As said previously, no one really knows what the values ​​of most of the terms in the Drake equation are. If we go for values ​​at the high end (FP= 0.5, NE=0.4, FL=1, FI=1, FC=0.2, L= 100 million) then we get the following:

N= 10 x 0.5 x 0.4 x 1 x 1 x 0.2 x 100,000,000

which works out as 40 million intelligent communicating civilisations in our galaxy!

One of the problems with such a large number is that we would expect a significant fraction of civilisations to be more advanced than us. Humans have only been civilized for a few thousand years and have already traveled into space. If a civilisation had been around for more than 1 million years, for example, it is likely that they would have developed the ability to travel the vast distances to other planetary systems and would have already attempted to make contact with us. The fact that they haven’t may mean that civilisations much more advanced than us are rare.

Indeed for over fifty years, since the pioneering work of Drake in 1960, astronomers have been looking for radio signals from nearby civilisations over a wide range of radio frequencies and have failed to find anything.

Could we be alone ?

Other astronomers believe that some of the values ​​in the Drake equation are very low. There are a large number of steps which occurred between the emergence of the first primitive single-celled life forms and the evolution of man. Each of the individual steps may have a very low probability. So FI the probability of life evolving into intelligent civilisations would be extremely small. For most of the Earth’s lifetime there were only single-celled organisms and perhaps on most planets where there is life, it never gets beyond this point.

Another point is that mammals only became the dominant lifeform after the extinction of the dinosaurs 65 million years ago. Before that large small-brained reptiles were the dominant life form. Having greater intelligence does not always give an advantage over other traits such as size, speed and physical strength in the survival of the fittest. There is therefore no guarantee that evolution will result in life forms with the intelligence necessary to develop civilisations.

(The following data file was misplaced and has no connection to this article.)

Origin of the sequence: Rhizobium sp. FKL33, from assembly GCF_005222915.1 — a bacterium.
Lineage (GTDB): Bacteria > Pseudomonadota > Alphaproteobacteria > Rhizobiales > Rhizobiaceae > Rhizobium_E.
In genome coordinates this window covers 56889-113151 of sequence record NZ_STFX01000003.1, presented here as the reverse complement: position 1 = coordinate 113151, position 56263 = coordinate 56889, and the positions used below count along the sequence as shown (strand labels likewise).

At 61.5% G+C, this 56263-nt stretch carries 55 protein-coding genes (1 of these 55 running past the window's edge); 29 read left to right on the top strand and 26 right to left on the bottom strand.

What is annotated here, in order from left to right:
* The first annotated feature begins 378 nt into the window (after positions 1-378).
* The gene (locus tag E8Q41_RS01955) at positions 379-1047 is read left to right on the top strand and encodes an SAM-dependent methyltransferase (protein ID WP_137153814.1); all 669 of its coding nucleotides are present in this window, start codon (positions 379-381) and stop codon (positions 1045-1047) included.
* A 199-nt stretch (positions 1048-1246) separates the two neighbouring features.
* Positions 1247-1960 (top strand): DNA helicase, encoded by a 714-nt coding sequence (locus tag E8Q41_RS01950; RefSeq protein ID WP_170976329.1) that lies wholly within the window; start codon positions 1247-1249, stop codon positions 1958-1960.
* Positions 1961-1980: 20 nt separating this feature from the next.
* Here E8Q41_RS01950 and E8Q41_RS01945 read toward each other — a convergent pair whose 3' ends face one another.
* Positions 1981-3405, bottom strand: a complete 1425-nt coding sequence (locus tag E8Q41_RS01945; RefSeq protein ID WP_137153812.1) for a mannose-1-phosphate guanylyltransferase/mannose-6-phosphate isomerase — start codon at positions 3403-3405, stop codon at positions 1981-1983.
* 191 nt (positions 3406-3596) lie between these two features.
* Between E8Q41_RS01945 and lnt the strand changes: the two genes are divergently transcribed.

In addition, dramatic events such as sudden changes in climate can cause any species to become extinct. Roughly 70,000 years ago, an enormous eruption occurred in what is now Sumatra, leaving behind Lake Toba. This triggered a major environmental change which caused the near extinction of the human race. At one stage there were only 2000 individual humans alive on the planet.

Lake_Toba

Lake Toba, site of a supervolcano eruption 70,000 years ago – Image credit Wikimedia Commons

For these reasons, some scientists, such as the late British theoretical physicist and popular science writer John Barrow (1952-2020) , believe that FI could be around 0.000000001 or even lower. If it were this low, and we take the low end values ​​for the other parameters, then the expected number of intelligent communicating civilizations in the galaxy would be 0.000016. What this means that if we took 60,000 galaxies similar to our own Milky Way we would on average expect to find only one communicating civilisation. Ourselves!

If this is the case then the Earth would not just be an ordinary planet orbiting an ordinary star in an ordinary galaxy, it would be a very special place indeed. It would be the only place for tens of millions of light years where intelligent life exists!

Published by Steve Hurley

Hi I am Steve Hurley. I work in the IT industry. I studied for a PhD in astronomy in the 1980s. Outside work my real passion is explaining scientific concepts to a non-scientific audience. My blog (explainingscience.org) covers various scientific topics, but primarily astronomy. It is written in a style that it is easily understandable to the non scientist. Publications and videos For links to my books and videos please visit www.explainingscience.org View all posts by Steve Hurley